BY JEAN WEST
“I’m a bitch; rage is my drug of choice,” asserts Ruby Wax before a sold out audience at Edinburgh International Book Festival.
She then shoots back about 4 billion years to make the point that this is OK.
Our neurology is part “brilliant and part savage”: “If you understand this about your brain, the happier you will be!”
A more than plausible spiel ensues which encourages others with similarly pathological traits and trigger happy emotions to take heart, breath and stand at ease.
But not before more rapier wit: “That’s why there are women who would like to follow Heidegger but also screw the plumber.”
American born Wax is a British comedy institution. She once used ready humour to channel her own racing thoughts and hyperactivity to avoid self-destruction – turning herself into an unstoppable machine, like so many of us still choose to be.
But then it all caught up with her, she cracked-up and had a series of breakdowns.
However, instead of admitting defeat, she ripped herself off the floor and garnered oceans of strength to figure out why.
Her desperation and a number of Priory admissions for depression and bipolar, birthed invention and she became a woman of letters – with a post-graduate qualification in neuroscience and cognitive behaviour, from Oxford University no less.
Today, she explains how mindfulness, and its code of observing emotions without judgement, struck a cord and helped navigate forensic exploration of the reasons for her state and her ultimate happiness.
After three books on mindfulness, the comic and mental health campaigner jokes about how she found herself a Buddhist monk and neurosurgeon “on Tinder”, and, written in collaboration with them, is now promoting her fourth, How To Be Human: The Manual, to a very satisfied crowd.
So, back to being a bitch. She tells us that it is not all her fault. Apparently, four out of five of our thoughts will be negative. This is down to traits developed in prehistoric times so that man could outwit danger and keep on top in the survival stakes. The notion that evolutionary conditioning still defaults to the driver’s seat assuaged her of some guilt and helped her move forward.
To ripples of giggles, she asserts that the self-discovery book Eat, Pray, Love, would never have been written in those days. It would she insists have been called “Eat, Fuck, Kill.”
Using sharp-shooting comedy, however, she explains why fast-reflexes and animal instincts are only part of the story; and how we can learn to let them take a back seat and make way for calm, compassion and ultimately forgiveness.
This tends to involve becoming conscious of the breath or your feet on the ground. Yoga, Tai Chi and pilates do something similar, she says.
I like this new Ruby Wax, mainly because she hasn’t turned into some holier-than-thou, proselytising guru.
She admits mindfulness is not for everyone, and confesses that she doesn’t sit for hours on “a gluten-free cushion.” Even the monk likes his comforts; Gelong Thubten, who is linked to Samye Ling monastery in the Scottish Borders, has, she says, developed a penchant for travelling business class- “I’ve had to whip him back into his cage.” As for the neuro-scientist, Ash Ranpura, she pokes fun and says you can’t understand anything he says – but that he is good looking!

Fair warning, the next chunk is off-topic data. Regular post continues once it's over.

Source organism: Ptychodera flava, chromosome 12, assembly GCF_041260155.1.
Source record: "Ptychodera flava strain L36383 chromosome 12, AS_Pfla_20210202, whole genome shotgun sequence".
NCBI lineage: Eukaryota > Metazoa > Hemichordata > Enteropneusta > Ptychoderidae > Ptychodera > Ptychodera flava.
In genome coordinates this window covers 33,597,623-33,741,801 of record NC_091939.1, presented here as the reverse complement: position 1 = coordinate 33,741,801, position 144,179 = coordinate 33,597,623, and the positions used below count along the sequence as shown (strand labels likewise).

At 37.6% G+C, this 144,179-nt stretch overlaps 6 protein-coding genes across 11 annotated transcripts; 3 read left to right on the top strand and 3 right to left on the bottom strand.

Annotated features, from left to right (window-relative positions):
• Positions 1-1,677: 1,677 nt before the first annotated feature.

Wax threw herself into understanding the business of the brain long before an incredibly revealing Who Do You Think You Are? programme, the hit series that explores the genealogy of celebrities.
The producers of the TV show never tell participants precisely what is in store in order that they can later record faithful emotion. Wax, whose parents fled Vienna for the United States in 1938, “took the war with them”, according to the comic, who had a dysfunctional upbringing as a single child with volatile caregivers.
Travelling to central Europe, she was to learn that her father was jailed in Vienna for being a Jew (he had only told her he was an aerobics teacher), who escaped and stowed-away on a ship to America.
Her volatile, obsessive mother, studied at university and was “unbelievable looking, she made Greta Garbo look like a dog…but insane.”
She also learned that a great aunt, Olga, and grandmother, Berta, suffered insanity too and were institutionalised.
This was a shock because her naive imagination had always hoped they were actresses.
Wax went on to buy Olga the biggest tomb stone she could get her hands on after learning that her grave had never been attended to because of family shame.
The programme explained a lot and one might be tempted to ask why the comic didn’t just throw her hands in the air and give up, conceding to the inevitable impact heredity.
Mindfulness must have helped, allowing her to watch the story, and her refreshing openness to new science that suggests genes are not fixed, as once thought, and can be switched on and off by the environment, brought her hope.
If you change the environment, you can change the mood, she now believes. Thankfully her own children are robust and happy.
The new literary venture solidifies her own new found health and she doesn’t seem to regard science and spirituality as incompatible, lacing both together with irreverent fun.
If her approach is a recipe for healing the wounded brain, Wax is a shining testimonial; healthy and vibrant, with tools to share about how to step aside and just watch and wait as the red mist passes.
Yes, she might still get the odd bout of depression, but with exercises she shares in the book about how to stay rooted to the earth, and a prescription of antidepressants, it lasts only five days not five months.
Despite, or perhaps, because of all this, she remains as funny as heck.
An earlier quip, when we heard sirens outside about them “coming to take her way” because “I have mental illness” – makes us all smile.
It looks entirely unlikely to happen anytime soon.
How To Be Human: The Manual is published by Penguin Life £14.99.